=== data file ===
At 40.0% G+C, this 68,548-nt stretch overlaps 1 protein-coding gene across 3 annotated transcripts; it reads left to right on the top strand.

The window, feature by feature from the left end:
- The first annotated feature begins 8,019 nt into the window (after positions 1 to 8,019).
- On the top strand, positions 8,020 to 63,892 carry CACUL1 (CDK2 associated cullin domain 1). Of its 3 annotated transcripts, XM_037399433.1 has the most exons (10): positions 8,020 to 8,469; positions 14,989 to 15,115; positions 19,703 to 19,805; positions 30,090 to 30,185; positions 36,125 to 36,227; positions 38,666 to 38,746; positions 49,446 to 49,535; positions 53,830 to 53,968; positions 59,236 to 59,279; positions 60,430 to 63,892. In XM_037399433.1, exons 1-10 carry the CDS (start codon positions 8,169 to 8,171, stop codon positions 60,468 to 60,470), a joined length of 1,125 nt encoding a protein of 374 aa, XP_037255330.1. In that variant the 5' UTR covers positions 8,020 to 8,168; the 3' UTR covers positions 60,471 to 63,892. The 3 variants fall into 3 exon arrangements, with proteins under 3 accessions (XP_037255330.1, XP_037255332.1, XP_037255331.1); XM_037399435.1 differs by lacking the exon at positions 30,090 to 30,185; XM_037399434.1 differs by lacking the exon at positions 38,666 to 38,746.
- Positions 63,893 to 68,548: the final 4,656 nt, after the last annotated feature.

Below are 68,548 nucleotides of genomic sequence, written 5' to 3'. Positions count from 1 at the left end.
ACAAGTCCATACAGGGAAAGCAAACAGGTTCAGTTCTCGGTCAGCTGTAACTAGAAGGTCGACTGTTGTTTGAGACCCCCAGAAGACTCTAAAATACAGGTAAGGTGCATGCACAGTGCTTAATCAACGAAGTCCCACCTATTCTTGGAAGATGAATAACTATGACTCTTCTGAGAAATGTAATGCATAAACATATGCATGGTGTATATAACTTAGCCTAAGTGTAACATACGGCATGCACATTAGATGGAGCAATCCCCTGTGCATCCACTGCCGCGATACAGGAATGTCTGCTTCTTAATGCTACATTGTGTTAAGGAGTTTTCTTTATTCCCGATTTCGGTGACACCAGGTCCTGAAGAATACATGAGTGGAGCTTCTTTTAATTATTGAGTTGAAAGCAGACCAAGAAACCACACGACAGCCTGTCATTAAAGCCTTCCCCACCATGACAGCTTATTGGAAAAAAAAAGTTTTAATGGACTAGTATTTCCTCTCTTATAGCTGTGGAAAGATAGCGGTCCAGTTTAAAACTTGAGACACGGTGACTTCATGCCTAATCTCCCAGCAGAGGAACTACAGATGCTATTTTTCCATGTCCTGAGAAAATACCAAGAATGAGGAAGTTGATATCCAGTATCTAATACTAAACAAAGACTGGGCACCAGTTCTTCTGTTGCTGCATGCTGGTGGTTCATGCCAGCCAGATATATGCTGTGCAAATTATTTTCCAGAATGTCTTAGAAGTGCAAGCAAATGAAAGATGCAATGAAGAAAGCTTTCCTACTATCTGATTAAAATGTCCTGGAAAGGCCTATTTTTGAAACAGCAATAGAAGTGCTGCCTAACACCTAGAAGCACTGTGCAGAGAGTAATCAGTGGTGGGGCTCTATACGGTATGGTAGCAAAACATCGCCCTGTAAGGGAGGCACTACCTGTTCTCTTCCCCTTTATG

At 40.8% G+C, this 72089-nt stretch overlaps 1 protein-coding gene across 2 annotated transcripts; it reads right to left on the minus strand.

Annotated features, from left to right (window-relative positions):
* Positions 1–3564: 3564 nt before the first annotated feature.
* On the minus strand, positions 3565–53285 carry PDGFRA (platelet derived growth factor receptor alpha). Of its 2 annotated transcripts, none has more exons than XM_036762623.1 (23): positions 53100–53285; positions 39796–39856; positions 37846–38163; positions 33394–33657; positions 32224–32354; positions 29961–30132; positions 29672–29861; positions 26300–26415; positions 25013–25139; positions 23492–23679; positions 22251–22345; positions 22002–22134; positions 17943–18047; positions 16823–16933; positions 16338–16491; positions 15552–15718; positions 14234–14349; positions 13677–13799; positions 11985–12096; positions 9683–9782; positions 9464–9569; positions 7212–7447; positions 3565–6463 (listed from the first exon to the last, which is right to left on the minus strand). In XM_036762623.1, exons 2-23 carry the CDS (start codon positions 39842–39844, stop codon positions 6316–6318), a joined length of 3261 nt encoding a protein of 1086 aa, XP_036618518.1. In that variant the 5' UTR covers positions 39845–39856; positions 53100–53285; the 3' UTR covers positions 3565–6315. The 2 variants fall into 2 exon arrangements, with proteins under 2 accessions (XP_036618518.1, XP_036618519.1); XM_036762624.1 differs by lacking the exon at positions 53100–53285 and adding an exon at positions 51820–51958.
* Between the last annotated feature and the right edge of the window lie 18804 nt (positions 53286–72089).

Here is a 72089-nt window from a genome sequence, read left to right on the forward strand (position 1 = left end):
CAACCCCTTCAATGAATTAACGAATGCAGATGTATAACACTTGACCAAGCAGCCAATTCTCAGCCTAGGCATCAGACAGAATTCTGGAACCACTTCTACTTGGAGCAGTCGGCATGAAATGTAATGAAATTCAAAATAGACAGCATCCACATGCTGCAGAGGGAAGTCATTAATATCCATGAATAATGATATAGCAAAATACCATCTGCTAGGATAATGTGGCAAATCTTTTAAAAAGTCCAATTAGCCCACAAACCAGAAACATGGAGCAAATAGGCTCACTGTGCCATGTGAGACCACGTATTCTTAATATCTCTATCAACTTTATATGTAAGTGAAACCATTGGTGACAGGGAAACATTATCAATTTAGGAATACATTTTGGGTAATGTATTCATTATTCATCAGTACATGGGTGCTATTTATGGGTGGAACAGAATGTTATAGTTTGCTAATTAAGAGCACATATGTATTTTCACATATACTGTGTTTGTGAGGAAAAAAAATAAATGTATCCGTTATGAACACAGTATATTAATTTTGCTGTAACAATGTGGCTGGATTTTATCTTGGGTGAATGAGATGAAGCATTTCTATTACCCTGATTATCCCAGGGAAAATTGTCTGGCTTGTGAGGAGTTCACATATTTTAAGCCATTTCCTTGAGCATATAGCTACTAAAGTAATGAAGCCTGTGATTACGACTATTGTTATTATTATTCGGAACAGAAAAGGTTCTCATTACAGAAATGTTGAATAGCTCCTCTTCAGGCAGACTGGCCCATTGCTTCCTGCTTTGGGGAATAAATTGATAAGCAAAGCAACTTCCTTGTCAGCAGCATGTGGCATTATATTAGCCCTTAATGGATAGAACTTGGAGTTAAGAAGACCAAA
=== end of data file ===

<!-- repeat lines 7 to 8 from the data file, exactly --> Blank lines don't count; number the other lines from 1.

ACAAGTCCATACAGGGAAAGCAAACAGGTTCAGTTCTCGGTCAGCTGTAACTAGAAGGTCGACTGTTGTTTGAGACCCCCAGAAGACTCTAAAATACAGGTAAGGTGCATGCACAGTGCTTAATCAACGAAGTCCCACCTATTCTTGGAAGATGAATAACTATGACTCTTCTGAGAAATGTAATGCATAAACATATGCATGGTGTATATAACTTAGCCTAAGTGTAACATACGGCATGCACATTAGATGGAGCAATCCCCTGTGCATCCACTGCCGCGATACAGGAATGTCTGCTTCTTAATGCTACATTGTGTTAAGGAGTTTTCTTTATTCCCGATTTCGGTGACACCAGGTCCTGAAGAATACATGAGTGGAGCTTCTTTTAATTATTGAGTTGAAAGCAGACCAAGAAACCACACGACAGCCTGTCATTAAAGCCTTCCCCACCATGACAGCTTATTGGAAAAAAAAAGTTTTAATGGACTAGTATTTCCTCTCTTATAGCTGTGGAAAGATAGCGGTCCAGTTTAAAACTTGAGACACGGTGACTTCATGCCTAATCTCCCAGCAGAGGAACTACAGATGCTATTTTTCCATGTCCTGAGAAAATACCAAGAATGAGGAAGTTGATATCCAGTATCTAATACTAAACAAAGACTGGGCACCAGTTCTTCTGTTGCTGCATGCTGGTGGTTCATGCCAGCCAGATATATGCTGTGCAAATTATTTTCCAGAATGTCTTAGAAGTGCAAGCAAATGAAAGATGCAATGAAGAAAGCTTTCCTACTATCTGATTAAAATGTCCTGGAAAGGCCTATTTTTGAAACAGCAATAGAAGTGCTGCCTAACACCTAGAAGCACTGTGCAGAGAGTAATCAGTGGTGGGGCTCTATACGGTATGGTAGCAAAACATCGCCCTGTAAGGGAGGCACTACCTGTTCTCTTCCCCTTTATG

At 40.8% G+C, this 72089-nt stretch overlaps 1 protein-coding gene across 2 annotated transcripts; it reads right to left on the minus strand.